Rob Hamill is a champion Kiwi rower and well known in New Zealand for his world-record-breaking feats, including crossing the Atlantic in just 41 days (alongside the late Phil Stubbs). He has also represented his country at World Championship events and even the Olympic games back in 1996. But what is less well known about Hamill is the tragedy his family suffered at the hands of the Khmer Rouge with his brother Kerry being captured and killed in the late 1970s in Cambodia. Brother Number One is the story of Hamill retracing his brother’s final weeks alive, of his testifying at a present-day war crimes trial for the man responsible for Kerry’s death (and thousands of others) and of getting some degree of closure.
I interviewed Hamill last Sunday night for almost a full hour and for someone who was just 14 when his older brother went missing, whose family spent two years not knowing whether he was dead or alive, who lost another brother to suicide when the news came through of Kerry’s death, I couldn’t believe how gentle a soul he seemed to be. Which may seem a strange thing to say about someone who had the bravery to track down former Khmer Rouge bosses and the courage to show himself emotional on a big-screen, not to mention everything it took for him to row the Alantic in what may’ve been a pimped-out row-boat, but a row-boat none-the-less.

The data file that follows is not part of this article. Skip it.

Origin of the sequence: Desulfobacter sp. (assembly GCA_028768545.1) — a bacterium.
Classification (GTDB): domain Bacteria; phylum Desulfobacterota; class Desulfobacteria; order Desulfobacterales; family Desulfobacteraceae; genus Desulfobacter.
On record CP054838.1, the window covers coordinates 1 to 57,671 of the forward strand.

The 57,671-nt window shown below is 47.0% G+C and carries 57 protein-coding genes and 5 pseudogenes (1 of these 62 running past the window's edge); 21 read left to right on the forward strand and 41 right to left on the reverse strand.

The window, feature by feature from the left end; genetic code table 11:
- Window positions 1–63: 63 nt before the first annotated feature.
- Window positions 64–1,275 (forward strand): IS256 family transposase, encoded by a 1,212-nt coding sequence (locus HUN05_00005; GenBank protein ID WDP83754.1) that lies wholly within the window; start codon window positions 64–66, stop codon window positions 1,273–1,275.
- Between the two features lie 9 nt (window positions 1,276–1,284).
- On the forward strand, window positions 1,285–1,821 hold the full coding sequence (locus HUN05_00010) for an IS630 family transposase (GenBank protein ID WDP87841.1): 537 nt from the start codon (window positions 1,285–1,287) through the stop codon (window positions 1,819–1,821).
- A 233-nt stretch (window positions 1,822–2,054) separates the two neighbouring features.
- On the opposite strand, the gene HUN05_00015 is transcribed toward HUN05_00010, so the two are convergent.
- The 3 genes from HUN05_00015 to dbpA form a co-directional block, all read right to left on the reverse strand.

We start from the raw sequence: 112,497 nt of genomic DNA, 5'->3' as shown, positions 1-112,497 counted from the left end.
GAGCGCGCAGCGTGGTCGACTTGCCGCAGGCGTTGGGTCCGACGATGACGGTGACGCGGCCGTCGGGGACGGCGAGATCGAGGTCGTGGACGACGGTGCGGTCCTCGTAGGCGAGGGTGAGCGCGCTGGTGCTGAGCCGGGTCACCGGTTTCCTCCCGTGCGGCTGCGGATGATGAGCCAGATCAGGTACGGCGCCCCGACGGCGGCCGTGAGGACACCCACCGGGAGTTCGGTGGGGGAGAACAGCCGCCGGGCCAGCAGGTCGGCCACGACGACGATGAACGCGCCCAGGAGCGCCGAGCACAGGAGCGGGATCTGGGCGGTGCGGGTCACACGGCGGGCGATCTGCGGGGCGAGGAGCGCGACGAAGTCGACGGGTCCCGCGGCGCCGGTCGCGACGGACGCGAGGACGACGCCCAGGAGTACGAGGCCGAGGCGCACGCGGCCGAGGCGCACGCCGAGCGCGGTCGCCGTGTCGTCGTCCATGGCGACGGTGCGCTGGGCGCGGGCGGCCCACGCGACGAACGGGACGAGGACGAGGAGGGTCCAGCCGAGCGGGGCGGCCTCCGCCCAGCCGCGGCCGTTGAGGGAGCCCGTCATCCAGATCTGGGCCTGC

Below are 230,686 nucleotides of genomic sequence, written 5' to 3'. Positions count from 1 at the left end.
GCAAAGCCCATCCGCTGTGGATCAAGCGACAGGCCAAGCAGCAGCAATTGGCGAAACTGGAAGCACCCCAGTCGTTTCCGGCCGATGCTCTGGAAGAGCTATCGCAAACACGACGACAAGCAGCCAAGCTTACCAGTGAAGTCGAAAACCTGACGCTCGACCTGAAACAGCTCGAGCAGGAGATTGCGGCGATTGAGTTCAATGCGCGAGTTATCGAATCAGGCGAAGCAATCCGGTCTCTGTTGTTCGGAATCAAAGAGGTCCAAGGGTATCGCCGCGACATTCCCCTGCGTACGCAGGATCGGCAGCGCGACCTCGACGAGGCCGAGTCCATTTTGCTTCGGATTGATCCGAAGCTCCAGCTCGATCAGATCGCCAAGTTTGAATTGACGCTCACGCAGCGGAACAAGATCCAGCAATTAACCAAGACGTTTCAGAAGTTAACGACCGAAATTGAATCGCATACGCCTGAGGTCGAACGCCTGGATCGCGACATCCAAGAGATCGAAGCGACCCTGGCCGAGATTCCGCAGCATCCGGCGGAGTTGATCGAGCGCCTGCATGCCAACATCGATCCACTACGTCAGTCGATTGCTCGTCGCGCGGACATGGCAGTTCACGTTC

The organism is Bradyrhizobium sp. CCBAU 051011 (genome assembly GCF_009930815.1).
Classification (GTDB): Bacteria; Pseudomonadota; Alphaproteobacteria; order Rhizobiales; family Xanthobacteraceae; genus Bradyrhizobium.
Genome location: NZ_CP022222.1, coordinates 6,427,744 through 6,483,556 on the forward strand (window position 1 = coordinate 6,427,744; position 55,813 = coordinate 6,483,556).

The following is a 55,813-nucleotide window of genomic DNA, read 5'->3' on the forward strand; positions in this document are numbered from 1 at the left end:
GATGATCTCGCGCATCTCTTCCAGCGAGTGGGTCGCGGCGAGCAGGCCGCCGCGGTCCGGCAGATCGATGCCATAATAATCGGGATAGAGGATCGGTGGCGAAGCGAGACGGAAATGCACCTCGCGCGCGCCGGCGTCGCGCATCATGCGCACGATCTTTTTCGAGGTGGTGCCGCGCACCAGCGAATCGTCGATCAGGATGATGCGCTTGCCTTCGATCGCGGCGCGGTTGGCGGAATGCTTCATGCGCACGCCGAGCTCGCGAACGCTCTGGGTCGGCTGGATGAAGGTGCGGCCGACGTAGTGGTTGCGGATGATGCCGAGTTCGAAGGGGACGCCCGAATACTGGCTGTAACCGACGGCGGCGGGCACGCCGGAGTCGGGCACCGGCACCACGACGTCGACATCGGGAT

I speak to bitter and angry people all the time on-air, but despite everything, Hamill has neither of those qualities. Watching Brother Number One you learn of the excitement of Kerry’s sailing trip from Darwin, up through South East Asia enroute to Bangkok. It is thought a storm blew them off course and into Cambodian waters at a time when any foreigner was presumed to be a spy, most likely CIA. One of the unexpected moments of humour in the film is when Kerry’s bogus confession is read out, one which contains several jokes about his spy training in New Zealand and his teachings from the likes of Colonel Sanders.
Crucially, Brother Number One isn’t just the story of Kerry Hamill and his death. The Khmer Rouge murdered as many as 1.7 million Cambodians with a further 1.3 million dying from poverty and starvation and the film, largely through Hamill’s local interpreter, has a strong telling of the Cambodian side of the genocide and its ramifications more than 30 years on.
It’s a sad film, one in which I heard people in the cinema openly sobbing. But it is also uplifting in an understated way and without giving away the ending, it concludes with a peaceful, full-circle moment from Hamill. For someone like me with a deep bond to Cambodia as a country of steaming jungles, breathtaking 1000 year old temples, French colonial architecture, compelling history (both tragic and triumphant), Anchor beer, watermelon fruit shakes, sweet and generous people and poverty to put everything in your life in perspective, it is essential viewing.